Days after Apple CEO Steve Jobs blasted Flash provider Adobe
for calling iPhone and iPad development a closed system, the Federal Trade Commission will be examining just how closed Apple's system really is, according to the San Francisco Chronicle
Federal regulators will look into Apple's policy in which developers are required to use Apple development tools to create apps -- including games -- for the company's iPad, iPhone and iPod devices.
The fed's concern is that Apple may be committing antitrust violations, limiting competition on its millions-sold mobile devices by making developers choose between creating software for Apple's mobile devices or other platforms such as Blackberry and Google Android phones.
Adobe and Flash game developers have become concerned about the platform's lack of Flash compatibility. With no support on the iPhone or the new iPad, Flash games are out of luck, missing out on an audience comprised of millions of Apple mobile device owners.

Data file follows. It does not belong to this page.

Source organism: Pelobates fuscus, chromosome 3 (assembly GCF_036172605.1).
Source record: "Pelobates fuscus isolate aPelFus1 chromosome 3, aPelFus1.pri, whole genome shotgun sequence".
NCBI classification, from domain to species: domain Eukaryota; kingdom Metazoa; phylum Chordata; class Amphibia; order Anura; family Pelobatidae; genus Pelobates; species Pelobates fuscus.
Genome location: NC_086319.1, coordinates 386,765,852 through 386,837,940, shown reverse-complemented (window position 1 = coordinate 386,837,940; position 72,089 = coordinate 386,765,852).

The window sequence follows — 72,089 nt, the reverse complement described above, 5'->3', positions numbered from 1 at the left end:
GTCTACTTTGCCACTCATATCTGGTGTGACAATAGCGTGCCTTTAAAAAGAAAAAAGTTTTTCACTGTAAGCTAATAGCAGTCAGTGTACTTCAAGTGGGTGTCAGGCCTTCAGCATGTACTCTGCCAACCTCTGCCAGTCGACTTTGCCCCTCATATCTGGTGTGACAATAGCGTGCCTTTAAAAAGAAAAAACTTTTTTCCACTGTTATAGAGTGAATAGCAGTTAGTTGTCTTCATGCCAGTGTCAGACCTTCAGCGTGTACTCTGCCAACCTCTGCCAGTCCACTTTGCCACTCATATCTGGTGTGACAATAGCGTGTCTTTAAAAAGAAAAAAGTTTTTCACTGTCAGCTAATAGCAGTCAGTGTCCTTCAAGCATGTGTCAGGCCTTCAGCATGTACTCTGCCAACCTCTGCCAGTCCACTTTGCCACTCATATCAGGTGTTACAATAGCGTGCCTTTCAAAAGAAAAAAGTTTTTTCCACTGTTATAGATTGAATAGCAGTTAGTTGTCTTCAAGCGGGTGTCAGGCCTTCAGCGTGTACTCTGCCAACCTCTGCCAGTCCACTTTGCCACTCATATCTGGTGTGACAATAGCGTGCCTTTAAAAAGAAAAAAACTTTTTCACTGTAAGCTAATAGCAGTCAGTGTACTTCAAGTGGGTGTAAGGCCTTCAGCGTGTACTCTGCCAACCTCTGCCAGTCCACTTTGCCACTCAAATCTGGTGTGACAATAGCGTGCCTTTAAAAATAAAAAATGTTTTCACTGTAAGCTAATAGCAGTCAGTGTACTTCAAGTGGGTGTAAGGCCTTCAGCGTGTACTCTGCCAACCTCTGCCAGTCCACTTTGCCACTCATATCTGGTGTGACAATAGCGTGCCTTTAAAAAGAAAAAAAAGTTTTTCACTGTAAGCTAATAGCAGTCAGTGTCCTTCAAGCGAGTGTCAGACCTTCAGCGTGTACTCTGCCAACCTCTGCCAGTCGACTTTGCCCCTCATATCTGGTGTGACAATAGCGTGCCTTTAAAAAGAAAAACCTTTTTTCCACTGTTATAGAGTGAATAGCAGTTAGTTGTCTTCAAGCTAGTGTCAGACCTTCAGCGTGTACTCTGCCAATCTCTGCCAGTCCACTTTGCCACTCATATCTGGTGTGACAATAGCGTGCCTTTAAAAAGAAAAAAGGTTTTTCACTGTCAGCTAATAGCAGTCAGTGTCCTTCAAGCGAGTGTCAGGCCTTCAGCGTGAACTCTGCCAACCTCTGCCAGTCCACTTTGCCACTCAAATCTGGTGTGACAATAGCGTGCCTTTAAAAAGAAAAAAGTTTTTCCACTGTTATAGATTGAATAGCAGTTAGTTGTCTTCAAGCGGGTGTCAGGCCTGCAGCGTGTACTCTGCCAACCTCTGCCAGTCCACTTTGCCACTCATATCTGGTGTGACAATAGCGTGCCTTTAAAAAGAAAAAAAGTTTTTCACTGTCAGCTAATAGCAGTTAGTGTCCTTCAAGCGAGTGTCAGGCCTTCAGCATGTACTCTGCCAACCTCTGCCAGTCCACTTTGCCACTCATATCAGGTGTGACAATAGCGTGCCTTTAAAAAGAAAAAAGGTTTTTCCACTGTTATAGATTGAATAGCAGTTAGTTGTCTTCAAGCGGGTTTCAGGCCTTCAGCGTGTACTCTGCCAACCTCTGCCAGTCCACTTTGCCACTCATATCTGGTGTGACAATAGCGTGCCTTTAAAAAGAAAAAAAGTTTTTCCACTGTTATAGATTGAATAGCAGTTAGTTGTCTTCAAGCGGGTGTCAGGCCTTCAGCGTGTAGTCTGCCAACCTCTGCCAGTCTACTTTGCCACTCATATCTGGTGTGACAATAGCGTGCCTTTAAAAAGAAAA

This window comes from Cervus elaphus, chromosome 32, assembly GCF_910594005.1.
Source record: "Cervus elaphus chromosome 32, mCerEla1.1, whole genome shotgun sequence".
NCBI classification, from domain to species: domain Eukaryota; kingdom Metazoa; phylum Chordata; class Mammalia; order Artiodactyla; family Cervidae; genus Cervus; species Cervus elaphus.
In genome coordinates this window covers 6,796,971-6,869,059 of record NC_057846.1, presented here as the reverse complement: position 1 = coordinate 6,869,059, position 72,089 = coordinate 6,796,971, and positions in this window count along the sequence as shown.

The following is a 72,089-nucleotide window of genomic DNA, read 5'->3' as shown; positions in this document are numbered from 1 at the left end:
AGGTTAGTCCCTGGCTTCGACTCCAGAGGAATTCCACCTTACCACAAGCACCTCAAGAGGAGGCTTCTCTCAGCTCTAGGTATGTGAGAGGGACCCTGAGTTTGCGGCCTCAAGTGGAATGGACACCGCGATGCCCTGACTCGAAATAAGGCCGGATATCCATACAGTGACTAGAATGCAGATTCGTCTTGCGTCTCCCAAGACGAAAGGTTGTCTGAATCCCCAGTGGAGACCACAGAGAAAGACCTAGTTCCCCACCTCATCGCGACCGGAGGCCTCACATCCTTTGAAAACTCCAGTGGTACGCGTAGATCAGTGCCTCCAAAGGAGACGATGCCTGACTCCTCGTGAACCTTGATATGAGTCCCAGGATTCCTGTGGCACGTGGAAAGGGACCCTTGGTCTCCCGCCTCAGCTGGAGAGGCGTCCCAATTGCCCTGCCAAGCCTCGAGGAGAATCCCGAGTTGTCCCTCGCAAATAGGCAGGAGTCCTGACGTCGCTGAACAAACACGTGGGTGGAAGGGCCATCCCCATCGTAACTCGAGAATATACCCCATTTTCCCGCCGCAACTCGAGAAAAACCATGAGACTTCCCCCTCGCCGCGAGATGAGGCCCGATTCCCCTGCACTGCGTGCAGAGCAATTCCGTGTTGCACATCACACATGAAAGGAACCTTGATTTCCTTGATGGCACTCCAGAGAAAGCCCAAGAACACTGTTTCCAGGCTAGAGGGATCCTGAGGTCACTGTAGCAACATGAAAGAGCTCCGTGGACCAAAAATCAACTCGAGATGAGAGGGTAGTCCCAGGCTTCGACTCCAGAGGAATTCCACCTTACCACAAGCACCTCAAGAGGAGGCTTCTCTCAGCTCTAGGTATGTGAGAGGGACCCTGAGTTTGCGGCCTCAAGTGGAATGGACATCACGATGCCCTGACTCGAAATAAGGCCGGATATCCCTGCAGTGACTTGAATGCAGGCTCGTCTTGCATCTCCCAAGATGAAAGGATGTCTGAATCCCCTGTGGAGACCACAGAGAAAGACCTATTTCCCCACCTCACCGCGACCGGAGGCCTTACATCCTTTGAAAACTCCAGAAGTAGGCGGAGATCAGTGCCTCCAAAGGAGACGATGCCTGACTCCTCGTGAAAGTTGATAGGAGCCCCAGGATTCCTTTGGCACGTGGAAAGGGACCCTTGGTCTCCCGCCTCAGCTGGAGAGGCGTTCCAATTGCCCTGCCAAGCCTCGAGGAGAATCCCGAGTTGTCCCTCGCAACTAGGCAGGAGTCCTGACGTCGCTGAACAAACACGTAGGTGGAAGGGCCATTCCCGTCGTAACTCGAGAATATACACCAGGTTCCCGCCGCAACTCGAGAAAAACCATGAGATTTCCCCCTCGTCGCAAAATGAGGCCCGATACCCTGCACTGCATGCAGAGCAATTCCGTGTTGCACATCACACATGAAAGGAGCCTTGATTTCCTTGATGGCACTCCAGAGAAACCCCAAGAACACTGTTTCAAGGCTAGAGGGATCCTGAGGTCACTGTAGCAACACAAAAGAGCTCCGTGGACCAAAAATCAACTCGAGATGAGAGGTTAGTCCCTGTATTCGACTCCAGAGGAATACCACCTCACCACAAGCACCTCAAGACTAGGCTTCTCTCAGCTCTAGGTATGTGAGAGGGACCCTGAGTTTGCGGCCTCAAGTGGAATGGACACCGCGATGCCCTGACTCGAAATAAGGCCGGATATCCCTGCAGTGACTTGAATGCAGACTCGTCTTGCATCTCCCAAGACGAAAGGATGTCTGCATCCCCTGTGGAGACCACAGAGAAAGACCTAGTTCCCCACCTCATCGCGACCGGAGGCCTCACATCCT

And while native Flash support in the device's Safari browser is unlikely to come, recent changes to Apple's developer terms also make converting a Flash game to an executable iPhone app via Flash CS5's "Publish to iPhone" feature impossible.
Flash compatibility on Apple devices could increase competition with Apple's popular App Store.
In an open letter last week, Jobs insisted that Apple's decision not to support Flash on its devices is not a business-driven decision -- rather a technological one. "The 200,000 apps on Apple's App Store proves that Flash isn't necessary for tens of thousands of developers to create graphically rich applications, including games," Jobs wrote.
With Apple's 1 million iPad's sold in just a few weeks, and an iPhone installed base of 50 million units, it's no surprise that developers have bit the bullet and decided to make apps using Apple's tools.
Jobs also said, "Flash was created during the PC era -- for PCs and mice," adding that Flash "falls short" in the areas of power consumption, touch interfaces and open web standards.
The San Francisco Chronicle cited an unnamed source who said that the FTC inquiry is still in its preliminary stage, and not all inquiries result in a formal investigation.